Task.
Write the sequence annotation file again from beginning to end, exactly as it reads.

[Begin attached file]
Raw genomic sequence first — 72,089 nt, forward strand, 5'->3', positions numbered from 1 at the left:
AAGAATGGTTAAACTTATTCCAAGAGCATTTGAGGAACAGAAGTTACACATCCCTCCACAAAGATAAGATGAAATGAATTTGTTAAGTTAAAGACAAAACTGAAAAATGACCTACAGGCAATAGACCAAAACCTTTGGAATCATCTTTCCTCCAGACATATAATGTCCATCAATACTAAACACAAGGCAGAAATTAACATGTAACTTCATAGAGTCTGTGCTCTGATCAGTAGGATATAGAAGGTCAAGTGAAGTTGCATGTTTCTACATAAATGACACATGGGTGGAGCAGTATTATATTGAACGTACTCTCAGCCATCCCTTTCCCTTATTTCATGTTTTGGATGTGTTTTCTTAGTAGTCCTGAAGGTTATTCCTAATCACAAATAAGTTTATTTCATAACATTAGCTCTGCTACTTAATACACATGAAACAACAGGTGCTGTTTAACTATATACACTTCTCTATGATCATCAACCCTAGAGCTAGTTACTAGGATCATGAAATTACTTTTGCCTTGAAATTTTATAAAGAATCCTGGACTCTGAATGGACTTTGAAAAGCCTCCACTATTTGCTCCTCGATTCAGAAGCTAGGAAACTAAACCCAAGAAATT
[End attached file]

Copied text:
Raw genomic sequence first — 72,089 nt, forward strand, 5'->3', positions numbered from 1 at the left:
AAGAATGGTTAAACTTATTCCAAGAGCATTTGAGGAACAGAAGTTACACATCCCTCCACAAAGATAAGATGAAATGAATTTGTTAAGTTAAAGACAAAACTGAAAAATGACCTACAGGCAATAGACCAAAACCTTTGGAATCATCTTTCCTCCAGACATATAATGTCCATCAATACTAAACACAAGGCAGAAATTAACATGTAACTTCATAGAGTCTGTGCTCTGATCAGTAGGATATAGAAGGTCAAGTGAAGTTGCATGTTTCTACATAAATGACACATGGGTGGAGCAGTATTATATTGAACGTACTCTCAGCCATCCCTTTCCCTTATTTCATGTTTTGGATGTGTTTTCTTAGTAGTCCTGAAGGTTATTCCTAATCACAAATAAGTTTATTTCATAACATTAGCTCTGCTACTTAATACACATGAAACAACAGGTGCTGTTTAACTATATACACTTCTCTATGATCATCAACCCTAGAGCTAGTTACTAGGATCATGAAATTACTTTTGCCTTGAAATTTTATAAAGAATCCTGGACTCTGAATGGACTTTGAAAAGCCTCCACTATTTGCTCCTCGATTCAGAAGCTAGGAAACTAAACCCAAGAAATT